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Cheryl LaGuardia from LibraryJournal posted a link to Facebook applications for Education.

Some of the applications are for using when writing your dissertation, others allow you to create flashcards on Facebook while others allow you to create study groups. My institution only started using Facebook recently – and the list includes some useful links.

Here is the complete list:

  • Books iRead: Share the books you’re reading, and see what others think of books with this application.
  • Flashcards: With this application, you can create flash cards to help you study on Facebook.
  • SkoolPool: Get the lowdown on schools, online and otherwise, with this neat application.
  • Rate My Professors: Find out what other students think of professors before you register for their class.
  • BookTag: This app offers a great way to share and loan books out to students, plus create helpful quizzes for studying.
  • DoResearch4me: This app makes it easy to gather information using your thesis statement, instructions, and more.
  • Mathematical Formulas: Distribute formulas, solutions, and more with this application.
  • SlideShare: Create presentations to send to students with this slideshow application.
  • Calendar: This calendar app from 30 Boxes lets you organize your days, set reminders and share your calendar with others.
  • To-Do List: Stay on top of your tasks with this Facebook to-do application.
  • Zoho Online Office: You can keep all of your documents online, and even share them with classmates, students, and colleagues.
  • UdutuTeach: UdutuTeach allows you to import courses from myUdutu (a course authoring tool) manage which people can take your courses, and track the learners’ progress.
  • UdutuLearn: UdutuLearn lets you view courses that you have been given access to and shows your progress.
  • Courses: Courses offers loads of functionality for online education, with features that let you add your courses, post announcements and assignments, search university reviews find classmates, create discussions and form study groups.
  • Files: Powered by Box.net, this application makes it easy to store and retrieve documents in Facebook, so you can access them anywhere you have a connection.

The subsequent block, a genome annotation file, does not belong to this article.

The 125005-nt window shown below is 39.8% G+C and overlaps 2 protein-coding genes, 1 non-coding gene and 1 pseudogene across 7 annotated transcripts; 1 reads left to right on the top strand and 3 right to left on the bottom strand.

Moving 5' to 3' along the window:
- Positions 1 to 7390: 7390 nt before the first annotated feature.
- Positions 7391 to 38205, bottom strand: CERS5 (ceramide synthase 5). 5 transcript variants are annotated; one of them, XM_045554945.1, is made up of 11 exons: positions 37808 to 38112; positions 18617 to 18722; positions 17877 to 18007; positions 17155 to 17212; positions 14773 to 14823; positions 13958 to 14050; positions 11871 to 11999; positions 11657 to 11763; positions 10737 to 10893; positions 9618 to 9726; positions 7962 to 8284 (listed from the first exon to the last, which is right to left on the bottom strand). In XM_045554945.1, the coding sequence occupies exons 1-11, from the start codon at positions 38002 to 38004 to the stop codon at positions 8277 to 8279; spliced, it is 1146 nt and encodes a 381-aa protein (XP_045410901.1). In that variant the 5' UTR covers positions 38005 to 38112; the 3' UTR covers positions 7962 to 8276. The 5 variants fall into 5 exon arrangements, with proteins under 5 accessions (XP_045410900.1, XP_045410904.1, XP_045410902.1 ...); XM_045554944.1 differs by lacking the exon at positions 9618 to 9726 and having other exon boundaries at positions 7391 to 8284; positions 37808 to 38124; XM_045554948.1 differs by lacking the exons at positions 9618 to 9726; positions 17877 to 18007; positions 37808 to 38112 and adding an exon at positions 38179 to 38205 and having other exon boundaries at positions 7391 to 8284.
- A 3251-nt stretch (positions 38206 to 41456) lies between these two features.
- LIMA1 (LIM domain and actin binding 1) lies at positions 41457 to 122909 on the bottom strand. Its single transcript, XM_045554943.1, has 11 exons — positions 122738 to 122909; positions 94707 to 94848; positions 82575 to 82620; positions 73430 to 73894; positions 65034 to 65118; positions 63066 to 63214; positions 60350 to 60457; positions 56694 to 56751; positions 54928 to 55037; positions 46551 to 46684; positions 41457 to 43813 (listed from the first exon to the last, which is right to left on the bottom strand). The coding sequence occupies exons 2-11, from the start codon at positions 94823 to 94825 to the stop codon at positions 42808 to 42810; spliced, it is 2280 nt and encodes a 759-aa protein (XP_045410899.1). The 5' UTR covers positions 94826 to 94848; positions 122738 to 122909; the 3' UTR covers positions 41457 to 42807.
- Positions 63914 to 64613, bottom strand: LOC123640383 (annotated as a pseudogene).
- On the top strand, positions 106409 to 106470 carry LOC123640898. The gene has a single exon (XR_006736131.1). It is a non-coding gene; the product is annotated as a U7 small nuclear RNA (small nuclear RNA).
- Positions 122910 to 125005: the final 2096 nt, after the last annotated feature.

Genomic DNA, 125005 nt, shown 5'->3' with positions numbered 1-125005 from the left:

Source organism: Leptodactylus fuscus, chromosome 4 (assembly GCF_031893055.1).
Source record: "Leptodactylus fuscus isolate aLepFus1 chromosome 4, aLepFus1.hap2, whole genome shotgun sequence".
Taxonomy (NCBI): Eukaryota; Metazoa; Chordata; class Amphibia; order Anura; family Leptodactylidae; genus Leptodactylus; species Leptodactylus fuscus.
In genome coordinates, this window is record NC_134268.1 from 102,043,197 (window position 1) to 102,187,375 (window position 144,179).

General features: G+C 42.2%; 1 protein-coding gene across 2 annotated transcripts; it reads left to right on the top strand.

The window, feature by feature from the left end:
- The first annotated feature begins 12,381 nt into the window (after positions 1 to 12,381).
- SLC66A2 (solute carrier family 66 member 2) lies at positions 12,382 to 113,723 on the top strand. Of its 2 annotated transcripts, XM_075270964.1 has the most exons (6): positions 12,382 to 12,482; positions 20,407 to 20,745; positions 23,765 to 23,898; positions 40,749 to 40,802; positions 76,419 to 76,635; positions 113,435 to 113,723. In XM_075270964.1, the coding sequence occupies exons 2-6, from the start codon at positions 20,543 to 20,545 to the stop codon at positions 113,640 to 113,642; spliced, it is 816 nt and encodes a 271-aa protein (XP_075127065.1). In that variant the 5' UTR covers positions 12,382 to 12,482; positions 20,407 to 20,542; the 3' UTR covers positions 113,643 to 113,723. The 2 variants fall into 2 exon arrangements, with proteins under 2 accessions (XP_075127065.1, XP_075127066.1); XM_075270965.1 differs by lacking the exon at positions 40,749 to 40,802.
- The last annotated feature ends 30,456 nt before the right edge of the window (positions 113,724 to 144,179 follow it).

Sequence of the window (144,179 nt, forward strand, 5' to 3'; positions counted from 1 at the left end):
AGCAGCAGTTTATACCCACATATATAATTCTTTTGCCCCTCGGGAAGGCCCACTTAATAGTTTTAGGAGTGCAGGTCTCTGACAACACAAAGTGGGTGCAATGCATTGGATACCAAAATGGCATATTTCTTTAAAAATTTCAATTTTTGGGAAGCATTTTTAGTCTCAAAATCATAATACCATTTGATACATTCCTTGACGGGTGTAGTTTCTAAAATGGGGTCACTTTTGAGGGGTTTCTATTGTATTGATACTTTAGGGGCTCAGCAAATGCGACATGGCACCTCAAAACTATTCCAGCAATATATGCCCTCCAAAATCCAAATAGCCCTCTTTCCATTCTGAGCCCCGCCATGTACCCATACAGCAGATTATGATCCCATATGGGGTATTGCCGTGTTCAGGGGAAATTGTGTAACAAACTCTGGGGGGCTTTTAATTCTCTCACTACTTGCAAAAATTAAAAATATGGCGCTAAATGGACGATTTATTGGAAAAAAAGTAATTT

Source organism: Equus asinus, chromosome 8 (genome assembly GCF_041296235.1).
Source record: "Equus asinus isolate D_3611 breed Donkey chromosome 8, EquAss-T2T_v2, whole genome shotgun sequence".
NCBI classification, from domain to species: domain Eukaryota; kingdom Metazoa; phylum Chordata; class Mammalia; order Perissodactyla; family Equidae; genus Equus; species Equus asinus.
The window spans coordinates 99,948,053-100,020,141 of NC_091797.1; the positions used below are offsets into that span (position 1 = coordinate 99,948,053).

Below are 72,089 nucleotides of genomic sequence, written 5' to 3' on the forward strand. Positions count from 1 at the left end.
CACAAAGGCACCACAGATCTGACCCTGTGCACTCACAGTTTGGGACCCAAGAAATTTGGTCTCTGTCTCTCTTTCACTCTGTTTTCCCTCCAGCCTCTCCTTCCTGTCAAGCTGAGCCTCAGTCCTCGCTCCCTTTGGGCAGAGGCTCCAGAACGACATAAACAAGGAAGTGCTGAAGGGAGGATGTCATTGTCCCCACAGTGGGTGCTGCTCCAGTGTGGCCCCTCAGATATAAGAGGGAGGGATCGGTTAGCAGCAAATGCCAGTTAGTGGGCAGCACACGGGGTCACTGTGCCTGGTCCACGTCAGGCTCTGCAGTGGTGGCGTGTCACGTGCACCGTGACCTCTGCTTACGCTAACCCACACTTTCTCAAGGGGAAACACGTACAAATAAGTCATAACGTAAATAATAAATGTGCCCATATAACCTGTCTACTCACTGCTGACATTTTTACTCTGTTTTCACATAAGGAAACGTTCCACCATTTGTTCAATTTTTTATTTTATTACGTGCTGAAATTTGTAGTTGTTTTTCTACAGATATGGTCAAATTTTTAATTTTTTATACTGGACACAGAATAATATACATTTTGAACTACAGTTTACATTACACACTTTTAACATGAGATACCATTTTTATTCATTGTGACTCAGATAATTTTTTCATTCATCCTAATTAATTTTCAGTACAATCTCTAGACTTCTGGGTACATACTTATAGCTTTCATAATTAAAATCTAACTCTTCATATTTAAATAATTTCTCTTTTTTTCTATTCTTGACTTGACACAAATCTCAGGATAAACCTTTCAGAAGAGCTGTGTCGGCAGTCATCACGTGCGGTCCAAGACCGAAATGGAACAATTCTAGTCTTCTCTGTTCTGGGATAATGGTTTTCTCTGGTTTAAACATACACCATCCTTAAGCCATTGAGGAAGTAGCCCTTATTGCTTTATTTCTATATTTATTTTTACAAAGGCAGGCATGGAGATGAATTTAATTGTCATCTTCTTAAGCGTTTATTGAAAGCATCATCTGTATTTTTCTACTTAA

• WorldCat: Use WorldCat to do research, catalog your library’s collection, and share information with students.
  • HeyMath!: These mini-movies explain difficult math concepts, so these are great to share with students or use on your own.
  • Study Groups: Get everyone together on your group project by collaborating with this application.
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I love Twitter not because I want to know what Stephen Fry or Ashton Kutcher are up to but because if I follow the right people (like Guy Kawasaki , Mashable, DavidLeeKing, Chuck Green, Seth Godin, mattChevy or TEDTalks) I am constantly getting new and interesting websites and people to connect to!

And one such gem I found this morning in my Twitter feed comes courtesy of Guy Kawasaki.

It’s featured in TIME’s 50 Best Websites 2009 and I can see why!

Aviary academicearth-org Picture 1

Academic Earth has at it’s heart the mission to give everyone on earth access to a world class education. And while this may sound like an almost impossible task it’s really not – if you break it down.

give everyone access – yup they do this by posting the video’s online. If you’ve got internet connection on your mobile, laptop or PC you’re in!

world class education – well, with Berkeley, HarvardMITPrinceton, Stanford, UCLA, and Yale on board they’ve got the world class thing sorted as well!

And it’s not just the “popular” classes Academic Earth is posting they are covering subjects such as:

Each topic can be further subdivided and the quality of the lectures and lecturers are really good.